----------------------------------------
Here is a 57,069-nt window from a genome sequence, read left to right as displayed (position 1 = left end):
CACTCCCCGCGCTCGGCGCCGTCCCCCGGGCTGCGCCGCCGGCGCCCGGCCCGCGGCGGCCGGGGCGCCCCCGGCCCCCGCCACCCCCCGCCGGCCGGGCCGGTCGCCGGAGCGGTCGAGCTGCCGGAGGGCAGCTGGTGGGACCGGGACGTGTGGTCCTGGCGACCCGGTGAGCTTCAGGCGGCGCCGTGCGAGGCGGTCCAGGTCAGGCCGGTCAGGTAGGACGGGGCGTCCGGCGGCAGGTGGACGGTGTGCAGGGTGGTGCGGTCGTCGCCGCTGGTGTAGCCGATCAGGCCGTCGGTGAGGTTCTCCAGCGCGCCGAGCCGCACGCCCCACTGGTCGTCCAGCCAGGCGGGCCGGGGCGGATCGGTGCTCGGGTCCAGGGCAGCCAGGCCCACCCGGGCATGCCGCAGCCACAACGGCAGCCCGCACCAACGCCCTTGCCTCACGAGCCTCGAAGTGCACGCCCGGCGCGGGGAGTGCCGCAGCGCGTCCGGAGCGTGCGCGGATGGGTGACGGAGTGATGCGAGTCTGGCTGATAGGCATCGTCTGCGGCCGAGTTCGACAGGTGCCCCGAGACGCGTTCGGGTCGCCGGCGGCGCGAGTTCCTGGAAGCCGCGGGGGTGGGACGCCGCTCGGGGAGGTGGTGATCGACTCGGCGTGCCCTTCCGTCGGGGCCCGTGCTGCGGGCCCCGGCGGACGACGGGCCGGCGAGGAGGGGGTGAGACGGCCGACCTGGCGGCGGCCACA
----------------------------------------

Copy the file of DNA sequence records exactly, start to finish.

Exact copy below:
Here is a 57,069-nt window from a genome sequence, read left to right as displayed (position 1 = left end):
CACTCCCCGCGCTCGGCGCCGTCCCCCGGGCTGCGCCGCCGGCGCCCGGCCCGCGGCGGCCGGGGCGCCCCCGGCCCCCGCCACCCCCCGCCGGCCGGGCCGGTCGCCGGAGCGGTCGAGCTGCCGGAGGGCAGCTGGTGGGACCGGGACGTGTGGTCCTGGCGACCCGGTGAGCTTCAGGCGGCGCCGTGCGAGGCGGTCCAGGTCAGGCCGGTCAGGTAGGACGGGGCGTCCGGCGGCAGGTGGACGGTGTGCAGGGTGGTGCGGTCGTCGCCGCTGGTGTAGCCGATCAGGCCGTCGGTGAGGTTCTCCAGCGCGCCGAGCCGCACGCCCCACTGGTCGTCCAGCCAGGCGGGCCGGGGCGGATCGGTGCTCGGGTCCAGGGCAGCCAGGCCCACCCGGGCATGCCGCAGCCACAACGGCAGCCCGCACCAACGCCCTTGCCTCACGAGCCTCGAAGTGCACGCCCGGCGCGGGGAGTGCCGCAGCGCGTCCGGAGCGTGCGCGGATGGGTGACGGAGTGATGCGAGTCTGGCTGATAGGCATCGTCTGCGGCCGAGTTCGACAGGTGCCCCGAGACGCGTTCGGGTCGCCGGCGGCGCGAGTTCCTGGAAGCCGCGGGGGTGGGACGCCGCTCGGGGAGGTGGTGATCGACTCGGCGTGCCCTTCCGTCGGGGCCCGTGCTGCGGGCCCCGGCGGACGACGGGCCGGCGAGGAGGGGGTGAGACGGCCGACCTGGCGGCGGCCACA